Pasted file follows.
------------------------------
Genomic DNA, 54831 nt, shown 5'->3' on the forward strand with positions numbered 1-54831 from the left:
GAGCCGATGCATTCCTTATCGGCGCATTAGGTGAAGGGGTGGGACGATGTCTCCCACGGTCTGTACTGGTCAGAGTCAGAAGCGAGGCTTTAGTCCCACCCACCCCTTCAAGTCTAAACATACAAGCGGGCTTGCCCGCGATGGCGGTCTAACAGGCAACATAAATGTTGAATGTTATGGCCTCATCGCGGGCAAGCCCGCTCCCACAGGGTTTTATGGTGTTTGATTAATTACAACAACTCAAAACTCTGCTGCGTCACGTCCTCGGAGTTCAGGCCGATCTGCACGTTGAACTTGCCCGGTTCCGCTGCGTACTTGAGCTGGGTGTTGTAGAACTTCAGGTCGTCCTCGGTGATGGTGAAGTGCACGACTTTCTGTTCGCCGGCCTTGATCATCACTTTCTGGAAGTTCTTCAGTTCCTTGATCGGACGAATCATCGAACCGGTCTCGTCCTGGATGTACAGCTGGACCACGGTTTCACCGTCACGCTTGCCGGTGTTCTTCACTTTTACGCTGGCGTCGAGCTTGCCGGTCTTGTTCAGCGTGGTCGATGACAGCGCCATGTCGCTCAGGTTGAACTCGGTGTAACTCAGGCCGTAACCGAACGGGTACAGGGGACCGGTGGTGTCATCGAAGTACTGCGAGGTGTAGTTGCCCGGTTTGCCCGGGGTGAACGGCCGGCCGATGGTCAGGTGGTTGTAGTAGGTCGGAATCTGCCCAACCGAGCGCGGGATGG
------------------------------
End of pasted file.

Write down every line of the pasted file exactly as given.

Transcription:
Genomic DNA, 54831 nt, shown 5'->3' on the forward strand with positions numbered 1-54831 from the left:
GAGCCGATGCATTCCTTATCGGCGCATTAGGTGAAGGGGTGGGACGATGTCTCCCACGGTCTGTACTGGTCAGAGTCAGAAGCGAGGCTTTAGTCCCACCCACCCCTTCAAGTCTAAACATACAAGCGGGCTTGCCCGCGATGGCGGTCTAACAGGCAACATAAATGTTGAATGTTATGGCCTCATCGCGGGCAAGCCCGCTCCCACAGGGTTTTATGGTGTTTGATTAATTACAACAACTCAAAACTCTGCTGCGTCACGTCCTCGGAGTTCAGGCCGATCTGCACGTTGAACTTGCCCGGTTCCGCTGCGTACTTGAGCTGGGTGTTGTAGAACTTCAGGTCGTCCTCGGTGATGGTGAAGTGCACGACTTTCTGTTCGCCGGCCTTGATCATCACTTTCTGGAAGTTCTTCAGTTCCTTGATCGGACGAATCATCGAACCGGTCTCGTCCTGGATGTACAGCTGGACCACGGTTTCACCGTCACGCTTGCCGGTGTTCTTCACTTTTACGCTGGCGTCGAGCTTGCCGGTCTTGTTCAGCGTGGTCGATGACAGCGCCATGTCGCTCAGGTTGAACTCGGTGTAACTCAGGCCGTAACCGAACGGGTACAGGGGACCGGTGGTGTCATCGAAGTACTGCGAGGTGTAGTTGCCCGGTTTGCCCGGGGTGAACGGCCGGCCGATGGTCAGGTGGTTGTAGTAGGTCGGAATCTGCCCAACCGAGCGCGGGATGG